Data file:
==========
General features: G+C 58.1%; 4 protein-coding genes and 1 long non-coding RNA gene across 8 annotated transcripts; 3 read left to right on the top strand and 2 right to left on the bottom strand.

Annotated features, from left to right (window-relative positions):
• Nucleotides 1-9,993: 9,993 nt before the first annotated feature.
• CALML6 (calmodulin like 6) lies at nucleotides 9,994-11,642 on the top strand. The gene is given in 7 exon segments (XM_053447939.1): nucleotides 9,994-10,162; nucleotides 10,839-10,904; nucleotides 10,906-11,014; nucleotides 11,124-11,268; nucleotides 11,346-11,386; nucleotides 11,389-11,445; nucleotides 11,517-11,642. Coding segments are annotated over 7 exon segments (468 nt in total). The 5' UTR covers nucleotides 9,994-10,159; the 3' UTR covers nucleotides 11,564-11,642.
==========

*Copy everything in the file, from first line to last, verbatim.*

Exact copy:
General features: G+C 58.1%; 4 protein-coding genes and 1 long non-coding RNA gene across 8 annotated transcripts; 3 read left to right on the top strand and 2 right to left on the bottom strand.

Annotated features, from left to right (window-relative positions):
• Nucleotides 1-9,993: 9,993 nt before the first annotated feature.
• CALML6 (calmodulin like 6) lies at nucleotides 9,994-11,642 on the top strand. The gene is given in 7 exon segments (XM_053447939.1): nucleotides 9,994-10,162; nucleotides 10,839-10,904; nucleotides 10,906-11,014; nucleotides 11,124-11,268; nucleotides 11,346-11,386; nucleotides 11,389-11,445; nucleotides 11,517-11,642. Coding segments are annotated over 7 exon segments (468 nt in total). The 5' UTR covers nucleotides 9,994-10,159; the 3' UTR covers nucleotides 11,564-11,642.